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‘Banner’ day for Henry

for The Brooklyn Paper
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Tree-lined Henry Street was briefly turned into one long billboard, but Brooklyn Heights residents erupted after seeing commercial banners on the mostly residential street, so the city removed them.

On Monday, banners reading “Brooklyn loves to shop” were hung on lampposts from Clark to Montague streets — and locals slammed the commercialization of the strip.

“I absolutely detest them,” said Veronica Rylander, 48. “They’re so out of place here above all these houses. I feel like it cheapens the look of the neighborho­od.”

For Liana Schwartz, 36, it wasn’t the aesthetics, but the practicality of the banners that provoked her disdain.

“I just don’t even get why they’re hanging here,” said Schwartz. “Wouldn’t it make more sense to put them Downtown or on streets where there are actually places to shop?”

After The Brooklyn Paper started asking local officials about the appropriateness of posting ads in a residential corridor, the banners were taken down and relocated to commercial Court Street on Wednesday morning.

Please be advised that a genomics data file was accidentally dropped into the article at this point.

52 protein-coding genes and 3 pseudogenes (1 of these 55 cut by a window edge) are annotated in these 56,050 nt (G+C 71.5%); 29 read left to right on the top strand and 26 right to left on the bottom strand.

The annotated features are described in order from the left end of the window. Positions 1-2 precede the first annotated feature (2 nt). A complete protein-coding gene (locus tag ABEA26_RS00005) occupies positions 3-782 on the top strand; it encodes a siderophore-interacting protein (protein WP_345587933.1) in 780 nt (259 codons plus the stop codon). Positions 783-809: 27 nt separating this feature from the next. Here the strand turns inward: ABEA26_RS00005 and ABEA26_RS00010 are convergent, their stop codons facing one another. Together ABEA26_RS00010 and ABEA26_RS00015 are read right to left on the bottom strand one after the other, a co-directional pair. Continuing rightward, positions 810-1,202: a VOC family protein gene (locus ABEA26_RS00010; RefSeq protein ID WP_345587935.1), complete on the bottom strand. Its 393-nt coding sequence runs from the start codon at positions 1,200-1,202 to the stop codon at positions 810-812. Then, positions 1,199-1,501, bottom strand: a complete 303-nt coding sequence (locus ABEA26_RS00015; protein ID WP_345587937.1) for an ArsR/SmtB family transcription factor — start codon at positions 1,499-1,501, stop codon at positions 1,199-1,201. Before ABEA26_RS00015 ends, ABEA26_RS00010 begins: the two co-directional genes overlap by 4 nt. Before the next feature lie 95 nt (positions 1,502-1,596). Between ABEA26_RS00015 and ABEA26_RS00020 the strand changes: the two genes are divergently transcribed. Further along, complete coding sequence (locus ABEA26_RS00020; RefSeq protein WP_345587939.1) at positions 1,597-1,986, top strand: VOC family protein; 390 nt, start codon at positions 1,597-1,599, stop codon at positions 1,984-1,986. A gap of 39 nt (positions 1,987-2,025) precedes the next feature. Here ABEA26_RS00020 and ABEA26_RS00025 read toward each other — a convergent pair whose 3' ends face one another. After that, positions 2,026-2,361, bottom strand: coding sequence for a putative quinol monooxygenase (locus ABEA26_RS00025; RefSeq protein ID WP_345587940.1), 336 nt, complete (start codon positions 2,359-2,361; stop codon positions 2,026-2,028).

The banners — which are sponsored by Greek natural skincare company Korres, which just opened on Montague Street, and NYC& Co., the city’s tourist board — also annoyed people whothink tourism officials don’t get Brooklyn — or maybe get it too well.

“They put those signs on Henry because they know there are lots of cars speeding through here,” said one man.

The quick response to the complaints showed that Korres listens to neighbors, said Chelsea Mauldin, executive director of the Montague Street Business Improvement District

“They very much want to be good neighbors,” said Mauldin.

It’s one small step for neighbors, one giant step for Henry Street.

“We are very pleased … by the Department of Transportation, which was reminded that Henry Street is residential, except for a few corners,” said Judy Stanton, executive director of the Brooklyn Heights Association.

Updated 5:06 pm, July 9, 2018
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